Rachel Poole and Sarah Kemp detail the latest in paid search industry news including Google AdWords’ latest update to ad extensions, an update to Facebook’s dynamic ads, and the introduction of mid-roll ads to video sharing platforms.
In January 2017, Google announced updates to two types of AdWords extensions: location extensions and automated call extensions.
The updates will mark a significant change for advertisers and will mean changes to the following:
With calls to business from mobile reaching new heights and continuing to rise – BIA Kelsey forecasts this to reach to 162 billion by 2019 – it’s not hard to see why Google has made the updates to call out extensions on mobile ads as well as the location update.
However, these changes could skew call attribution data and potentially bring businesses unwanted influxes of calls that may be hard to manage. If advertisers want to retain control over their location extensions and call attribution data, there is the opportunity to opt out of the update.
The update to location extensions will roll out as of 19 January 2017. If advertisers do not opt out of the update at this time, calls from the automated extensions will not be tracked and will affect data. This form can be completed to opt out of the update. However, Google has warned advertisers that opting out could also result in a loss of impressions and call volume.
The update to call extensions on mobile ads will roll out on 6 February 2017. If advertisers do not opt out before this date, there is the possibility that you may lose caller meta data, conversion analytics, CRM integration and spam protection. However, you will receive call attribution and duration reporting. Advertisers can opt out in the ad extensions tab, in the automated extensions report.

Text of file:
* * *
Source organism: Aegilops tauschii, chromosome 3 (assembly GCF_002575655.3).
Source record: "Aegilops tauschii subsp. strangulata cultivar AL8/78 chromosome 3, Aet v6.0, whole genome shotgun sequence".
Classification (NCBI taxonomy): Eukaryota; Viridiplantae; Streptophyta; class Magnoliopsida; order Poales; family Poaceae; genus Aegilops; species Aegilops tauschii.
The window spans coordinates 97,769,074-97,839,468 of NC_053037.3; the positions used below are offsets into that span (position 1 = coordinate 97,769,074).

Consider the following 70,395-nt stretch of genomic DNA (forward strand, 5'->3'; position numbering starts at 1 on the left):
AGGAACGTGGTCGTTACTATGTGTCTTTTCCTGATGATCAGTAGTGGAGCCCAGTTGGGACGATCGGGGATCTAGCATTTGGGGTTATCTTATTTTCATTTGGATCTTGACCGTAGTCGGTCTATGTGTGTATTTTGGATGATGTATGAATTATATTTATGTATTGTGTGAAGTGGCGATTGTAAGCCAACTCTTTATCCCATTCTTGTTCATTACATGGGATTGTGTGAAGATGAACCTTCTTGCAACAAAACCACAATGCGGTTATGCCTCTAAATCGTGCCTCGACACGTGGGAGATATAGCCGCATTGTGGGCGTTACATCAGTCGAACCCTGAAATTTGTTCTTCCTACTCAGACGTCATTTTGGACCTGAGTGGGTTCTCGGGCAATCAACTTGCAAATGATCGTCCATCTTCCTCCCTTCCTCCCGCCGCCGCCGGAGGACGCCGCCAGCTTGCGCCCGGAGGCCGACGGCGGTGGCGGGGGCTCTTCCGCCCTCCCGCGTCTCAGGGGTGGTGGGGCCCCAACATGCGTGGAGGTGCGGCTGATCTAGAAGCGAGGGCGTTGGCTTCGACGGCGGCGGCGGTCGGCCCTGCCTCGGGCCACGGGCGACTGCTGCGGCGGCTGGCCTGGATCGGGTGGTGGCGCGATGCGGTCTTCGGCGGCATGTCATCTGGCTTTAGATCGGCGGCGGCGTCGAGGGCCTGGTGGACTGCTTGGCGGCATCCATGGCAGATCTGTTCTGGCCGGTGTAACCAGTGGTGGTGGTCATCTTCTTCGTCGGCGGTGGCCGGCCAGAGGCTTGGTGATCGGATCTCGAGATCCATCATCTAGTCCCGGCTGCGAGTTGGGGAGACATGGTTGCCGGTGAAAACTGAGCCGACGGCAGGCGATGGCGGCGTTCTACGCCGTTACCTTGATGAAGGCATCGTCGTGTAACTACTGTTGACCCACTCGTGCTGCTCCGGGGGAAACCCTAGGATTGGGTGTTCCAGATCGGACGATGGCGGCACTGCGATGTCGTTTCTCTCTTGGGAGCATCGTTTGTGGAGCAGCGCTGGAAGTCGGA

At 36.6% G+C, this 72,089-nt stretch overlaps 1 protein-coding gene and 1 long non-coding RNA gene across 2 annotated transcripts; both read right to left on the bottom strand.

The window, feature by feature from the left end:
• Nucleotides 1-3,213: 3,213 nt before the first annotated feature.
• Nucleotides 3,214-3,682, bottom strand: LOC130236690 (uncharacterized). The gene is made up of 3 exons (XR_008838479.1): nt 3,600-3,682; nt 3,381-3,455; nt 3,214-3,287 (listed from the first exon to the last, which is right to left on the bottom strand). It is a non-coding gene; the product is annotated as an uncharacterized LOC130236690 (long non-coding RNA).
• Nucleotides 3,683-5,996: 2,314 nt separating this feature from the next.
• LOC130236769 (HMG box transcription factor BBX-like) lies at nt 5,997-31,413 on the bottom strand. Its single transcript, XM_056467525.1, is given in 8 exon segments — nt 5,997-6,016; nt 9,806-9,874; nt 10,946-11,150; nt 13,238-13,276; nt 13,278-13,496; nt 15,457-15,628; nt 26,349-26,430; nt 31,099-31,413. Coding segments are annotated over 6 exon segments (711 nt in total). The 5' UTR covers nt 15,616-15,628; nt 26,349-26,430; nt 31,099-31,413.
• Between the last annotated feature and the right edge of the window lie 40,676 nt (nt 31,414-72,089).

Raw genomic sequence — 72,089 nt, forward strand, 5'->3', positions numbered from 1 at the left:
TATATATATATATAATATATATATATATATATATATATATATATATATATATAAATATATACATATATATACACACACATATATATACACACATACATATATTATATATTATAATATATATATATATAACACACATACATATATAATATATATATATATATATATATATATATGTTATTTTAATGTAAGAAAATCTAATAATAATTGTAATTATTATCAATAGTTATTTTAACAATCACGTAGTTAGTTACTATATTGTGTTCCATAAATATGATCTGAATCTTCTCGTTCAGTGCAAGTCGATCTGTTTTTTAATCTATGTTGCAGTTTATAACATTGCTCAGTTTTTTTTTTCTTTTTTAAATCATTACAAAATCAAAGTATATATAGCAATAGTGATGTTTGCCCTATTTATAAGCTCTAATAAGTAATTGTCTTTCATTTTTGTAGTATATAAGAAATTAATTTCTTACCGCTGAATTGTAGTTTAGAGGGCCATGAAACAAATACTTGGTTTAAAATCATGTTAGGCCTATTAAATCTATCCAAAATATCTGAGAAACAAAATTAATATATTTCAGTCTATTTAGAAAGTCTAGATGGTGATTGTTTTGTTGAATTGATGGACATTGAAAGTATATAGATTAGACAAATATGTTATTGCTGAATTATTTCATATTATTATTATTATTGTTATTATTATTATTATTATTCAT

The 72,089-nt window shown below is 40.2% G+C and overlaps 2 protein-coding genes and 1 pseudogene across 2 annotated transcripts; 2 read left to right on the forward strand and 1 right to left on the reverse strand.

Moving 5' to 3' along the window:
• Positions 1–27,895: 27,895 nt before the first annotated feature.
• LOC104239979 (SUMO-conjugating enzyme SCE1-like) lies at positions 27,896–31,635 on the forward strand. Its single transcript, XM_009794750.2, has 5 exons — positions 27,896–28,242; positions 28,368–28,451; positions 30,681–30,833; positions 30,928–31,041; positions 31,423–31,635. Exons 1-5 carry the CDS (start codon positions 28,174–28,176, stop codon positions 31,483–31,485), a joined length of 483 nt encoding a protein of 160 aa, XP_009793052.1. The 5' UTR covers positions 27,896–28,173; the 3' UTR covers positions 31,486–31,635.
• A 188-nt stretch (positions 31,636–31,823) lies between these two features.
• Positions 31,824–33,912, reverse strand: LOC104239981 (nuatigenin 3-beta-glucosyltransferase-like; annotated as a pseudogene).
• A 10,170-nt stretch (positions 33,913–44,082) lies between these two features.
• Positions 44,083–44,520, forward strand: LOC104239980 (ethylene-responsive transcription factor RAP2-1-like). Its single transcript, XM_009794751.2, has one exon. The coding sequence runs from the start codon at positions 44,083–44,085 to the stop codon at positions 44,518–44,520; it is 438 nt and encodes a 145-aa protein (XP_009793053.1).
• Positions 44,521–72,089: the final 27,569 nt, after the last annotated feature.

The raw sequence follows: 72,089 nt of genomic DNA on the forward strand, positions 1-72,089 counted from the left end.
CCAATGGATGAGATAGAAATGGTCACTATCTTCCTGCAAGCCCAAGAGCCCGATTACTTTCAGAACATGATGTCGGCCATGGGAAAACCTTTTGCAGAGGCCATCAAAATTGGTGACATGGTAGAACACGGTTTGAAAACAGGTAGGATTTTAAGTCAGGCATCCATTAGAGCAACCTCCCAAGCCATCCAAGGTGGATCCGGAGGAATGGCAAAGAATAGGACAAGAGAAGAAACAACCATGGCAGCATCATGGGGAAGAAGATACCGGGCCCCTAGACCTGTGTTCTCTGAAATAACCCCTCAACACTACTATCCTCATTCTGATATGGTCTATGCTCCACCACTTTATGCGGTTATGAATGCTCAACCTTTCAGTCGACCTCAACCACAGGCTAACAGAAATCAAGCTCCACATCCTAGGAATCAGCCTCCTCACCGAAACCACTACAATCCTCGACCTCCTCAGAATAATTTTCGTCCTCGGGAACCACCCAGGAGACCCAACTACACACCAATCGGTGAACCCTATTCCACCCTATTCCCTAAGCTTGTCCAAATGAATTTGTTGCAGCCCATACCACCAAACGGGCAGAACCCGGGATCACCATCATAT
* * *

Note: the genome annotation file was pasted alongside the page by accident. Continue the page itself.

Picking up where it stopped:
The dynamic ads service currently used by Facebook means that automated retargeting based on what users have already looked at plays a powerful part in social advertising strategy.
Facebook is now proposing a further step to improve dynamic ads on users’ Facebook feeds by gleaning users’ interests as well as their buying intent in order to discover more like-minded customers and serve them relevant ads.
The update pulls users’ browsing history as well as data such as likes, ad clicks and additional demographic data. Facebook will then use this data to find more consumers who have similar online behaviours on the social platform as well as other e-commerce sites.
E-commerce sites in the United States have already seen some success when trialling the updated service. However when rolling this out across Europe, Facebook will also need to address the European Commission’s proposal to protect users’ online privacy.
Facebook has been experimenting with mid-roll ads in their video content, in order to compete with YouTube.
With the new version of mid-roll ads, content creators on Facebook will receive a 55/45 split from their video content in an attempt to match the amount that YouTube pays its content creators.
The update means that advertisers will be able to insert an ad 20 seconds into a video that lasts for 90 seconds or longer. This may mean that content producers change the way in which they produce their content for Facebook, with the mid-video ads making it more challenging to keep viewers engaged with the content long enough to view both the ad and the remainder of the video.
Facebook has started testing the mid-roll ads with a view to extending the test across Instagram at a later date.
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